How the EU aims to reform border-free Schengen area

European countries agreed on Thursday to push towards a long-stalled reform of the bloc's migration system, urging tighter control of external borders and better burden-sharing when it comes to asylum-seekers.

How the EU aims to reform border-free Schengen area
European interior ministers met in the northern French city of tourcoing, where president Emmanuel Macron gave a speech. Photo: Yoat Valat/AFP

The EU home affairs commissioner Ylva Johansson, speaking after a meeting of European interior ministers, said she welcomed what she saw as new momentum on the issue.

In a reflection of the deep-rooted divisions on the issue, France’s Interior Minister Gérald Darmanin – whose country holds the rotating EU presidency – said the process would be “gradual”, and welcomed what he said was unanimous backing.

EU countries backed a proposal from French President Emmanuel Macron to create a council guiding policy in the Schengen area, the passport-free zone used by most EU countries and some affiliated nations such as Switzerland and Norway.

Schengen council

Speaking before the meeting, Macron said the “Schengen Council” would evaluate how the area was working but would also take joint decisions and facilitate coordination in times of crisis.

“This council can become the face of a strong, protective Europe that is comfortable with controlling its borders and therefore its destiny,” he said.

The first meeting is scheduled to take place on March 3rd in Brussels.

A statement released after the meeting said: “On this occasion, they will establish a set of indicators allowing for real time evaluation of the situation at our borders, and, with an aim to be able to respond to any difficulty, will continue their discussions on implementing new tools for solidarity at the external borders.”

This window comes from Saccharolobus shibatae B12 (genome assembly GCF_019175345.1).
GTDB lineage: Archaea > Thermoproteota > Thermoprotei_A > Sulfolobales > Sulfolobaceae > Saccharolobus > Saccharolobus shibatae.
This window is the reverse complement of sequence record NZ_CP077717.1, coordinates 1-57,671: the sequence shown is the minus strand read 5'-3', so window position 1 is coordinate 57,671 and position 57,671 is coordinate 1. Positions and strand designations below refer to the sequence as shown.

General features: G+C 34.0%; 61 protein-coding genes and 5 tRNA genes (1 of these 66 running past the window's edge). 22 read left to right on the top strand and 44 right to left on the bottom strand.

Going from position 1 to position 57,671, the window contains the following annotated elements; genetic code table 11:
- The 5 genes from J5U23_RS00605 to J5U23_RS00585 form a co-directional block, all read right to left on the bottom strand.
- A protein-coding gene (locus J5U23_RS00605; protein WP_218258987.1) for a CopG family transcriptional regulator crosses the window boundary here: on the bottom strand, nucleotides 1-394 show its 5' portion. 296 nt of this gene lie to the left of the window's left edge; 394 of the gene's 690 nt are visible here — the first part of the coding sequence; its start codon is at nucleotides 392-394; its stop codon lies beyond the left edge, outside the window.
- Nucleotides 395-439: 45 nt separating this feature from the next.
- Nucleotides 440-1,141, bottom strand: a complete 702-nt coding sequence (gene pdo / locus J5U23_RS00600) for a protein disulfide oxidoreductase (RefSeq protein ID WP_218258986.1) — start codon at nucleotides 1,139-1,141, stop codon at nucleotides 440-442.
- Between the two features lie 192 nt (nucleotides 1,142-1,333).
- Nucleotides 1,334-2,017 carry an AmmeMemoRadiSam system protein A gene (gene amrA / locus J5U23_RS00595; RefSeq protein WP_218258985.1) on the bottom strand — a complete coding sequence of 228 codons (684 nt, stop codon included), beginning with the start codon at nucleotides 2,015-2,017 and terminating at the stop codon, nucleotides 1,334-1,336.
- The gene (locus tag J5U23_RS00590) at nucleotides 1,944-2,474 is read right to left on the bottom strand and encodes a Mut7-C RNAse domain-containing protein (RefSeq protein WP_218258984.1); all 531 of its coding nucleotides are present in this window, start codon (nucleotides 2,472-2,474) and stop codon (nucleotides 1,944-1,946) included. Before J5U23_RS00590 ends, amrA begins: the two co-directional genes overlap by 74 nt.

Step by step

The statement also confirmed EU countries agreed to take a step-by-step approach on plans for reforming the EU’s asylum rules.

“The ministers also discussed the issues of asylum and immigration,” it read.

“They expressed their support for the phased approach, step by step, put forward by the French Presidency to make headway on these complex negotiations.

“On this basis, the Council will work over the coming weeks to define a first step of the reform of the European immigration and asylum system, which will fully respect the balance between the requirements of responsibility and solidarity.”

A planned overhaul of EU migration policy has so far foundered on the refusal of countries such as the Czech Republic, Hungary, Poland and Slovakia to accept a sharing out of asylum-seekers across the bloc.

That forces countries on the EU’s outer southern rim – Italy, Greece, Malta and Spain – to take responsibility for handling irregular migrants, many of whom are intent on making their way to Europe’s wealthier northern nations.

France is pushing for member states to commit to reinforcing the EU’s external borders by recording the details of every foreign arrival and improving vetting procedures.

It also wants recalcitrant EU countries to financially help out the ones on the frontline of migration flows if they do not take in asylum-seekers themselves.

Johansson was critical of the fact that, last year, “45,000 irregular arrivals” were not entered into the common Eurodac database containing the fingerprints of migrants and asylum-seekers.

Earlier, German Interior Minister Nancy Faeser suggested her country, France and others could form a “coalition of the willing” to take in asylum-seekers even if no bloc-wide agreement was struck to share them across member states.

She noted that Macron spoke of a dozen countries in that grouping, but added that was probably “very optimistic”.

Luxembourg’s foreign minister, Jean Asselborn, hailed what he said was “a less negative atmosphere” in Thursday’s meeting compared to previous talks.

But he cautioned that “we cannot let a few countries do their EU duty… while others look away”.

France is now working on reconciling positions with the aim of presenting propositions at a March 3rd meeting on European affairs.